The magnificent movie by Claude LeLouch, LES MISERABLES, is not another adaptation of Victor Hugo's redemptive story; instead, the movie is a unique re-telling of Hugo's masterpiece using Hugo's work as a metaphor for life. Henri Fortin travels through life from boxer, to prisoner, to criminal, to a man redeemed in the midst of cruel and miserable experiences.
The magnificent movie by Claude LeLouch, LES MISERABLES, is not another film adaptation of Victor Hugo’s redemptive story; instead, the movie is a unique re-telling of Hugo’s masterpiece using Hugo’s work as a metaphor for life. The movie opens at the turn of the 20th Century with the tragic story of Henri Fortin, a chauffeur who is wrongly sent to prison. After Fortin dies,the movie follows his son, young Henri, a boxer who eventually starts a moving business. His business flourishes until he helps the Zimans, a Jewish couple escaping the German occupation of Paris during World War II. When they are betrayed and captured, Henri also falls on hard times and is brutally tortured for aiding the Zimans. Henri escapes prison by dealing with the Gestapo and eventually sees the end of the war. Henri then saves the life of a policeman who comes to arrest him for war crimes. When a policeman realizes that Henri can testify against him in court, he commits suicide and Henri is blamed. Mr. Ziman escapes the farm where he has been held hostage and comes to Henri’s legal defense. In the end, prayer triumphs, and the misery of existence is alleviated by love and grace.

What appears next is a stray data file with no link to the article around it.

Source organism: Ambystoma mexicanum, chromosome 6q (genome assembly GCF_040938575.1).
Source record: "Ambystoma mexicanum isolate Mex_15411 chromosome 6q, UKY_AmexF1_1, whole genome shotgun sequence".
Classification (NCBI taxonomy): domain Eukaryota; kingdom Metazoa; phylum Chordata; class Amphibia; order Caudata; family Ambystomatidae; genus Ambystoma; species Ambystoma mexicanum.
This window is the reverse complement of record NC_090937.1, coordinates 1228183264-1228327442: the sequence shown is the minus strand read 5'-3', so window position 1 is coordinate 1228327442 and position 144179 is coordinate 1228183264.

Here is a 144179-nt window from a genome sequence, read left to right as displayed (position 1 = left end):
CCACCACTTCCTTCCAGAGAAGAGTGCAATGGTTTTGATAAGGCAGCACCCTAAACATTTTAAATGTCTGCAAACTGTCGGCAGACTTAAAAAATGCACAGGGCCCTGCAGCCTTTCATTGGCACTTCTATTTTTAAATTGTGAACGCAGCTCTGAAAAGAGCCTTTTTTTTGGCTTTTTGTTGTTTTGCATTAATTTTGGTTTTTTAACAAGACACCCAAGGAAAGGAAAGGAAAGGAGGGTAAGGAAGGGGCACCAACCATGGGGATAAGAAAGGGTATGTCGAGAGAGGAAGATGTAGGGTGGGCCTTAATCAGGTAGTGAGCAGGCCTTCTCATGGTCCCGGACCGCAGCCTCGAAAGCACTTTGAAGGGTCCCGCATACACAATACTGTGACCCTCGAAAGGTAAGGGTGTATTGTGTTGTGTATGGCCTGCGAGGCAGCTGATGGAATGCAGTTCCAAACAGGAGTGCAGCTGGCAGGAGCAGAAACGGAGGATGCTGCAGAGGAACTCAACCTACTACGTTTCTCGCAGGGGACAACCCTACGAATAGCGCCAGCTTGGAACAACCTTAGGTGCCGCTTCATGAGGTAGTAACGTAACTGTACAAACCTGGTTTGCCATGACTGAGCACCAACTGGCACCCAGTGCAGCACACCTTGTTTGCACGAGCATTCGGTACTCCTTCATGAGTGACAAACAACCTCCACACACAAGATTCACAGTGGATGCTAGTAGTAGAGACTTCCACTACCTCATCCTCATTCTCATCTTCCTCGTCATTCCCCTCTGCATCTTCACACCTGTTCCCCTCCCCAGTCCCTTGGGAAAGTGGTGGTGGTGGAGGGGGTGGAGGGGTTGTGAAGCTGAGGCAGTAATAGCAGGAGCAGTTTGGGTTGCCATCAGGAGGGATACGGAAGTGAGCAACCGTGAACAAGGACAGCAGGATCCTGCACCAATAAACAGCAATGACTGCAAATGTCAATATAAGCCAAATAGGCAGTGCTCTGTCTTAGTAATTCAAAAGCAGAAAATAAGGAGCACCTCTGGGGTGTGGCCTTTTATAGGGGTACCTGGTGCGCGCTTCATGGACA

There are not enough superlatives to adequately commend the acting, the camera work, the music, the dialogue, and the set direction in LES MISERABLES. This is a wonderful work of love about lives in misery until touched by the grace, love and knowledge of God. The director shows us the depths of depravity to which man can sink. He does this with great tact, but many would easily take offense at some of these miserable scenes.
(C, B, H, Ro, LL, VVV, SS, CC, M) Moral redemptive worldview marred by humanistic, romantic & pluralistic elements; 27 obscenities including teaching a little girl to say a slang phrase which includes an obscenity; cruel acts of violence associated with war, prison & crime including a reenactment of the D-day invasion, several people shot at close range, pistol whippings, strangulation, torture by submersion in water, beatings, & falling down a well, 4 suicides & extreme domestic violence; implied prostitution, two scenes of implied sex & 1 scene with suggested sex though the adults are clothed with children watching at a distance; negative reference to homosexuality; many positive references to God, prayer & Jesus; and, theft, graft & treason.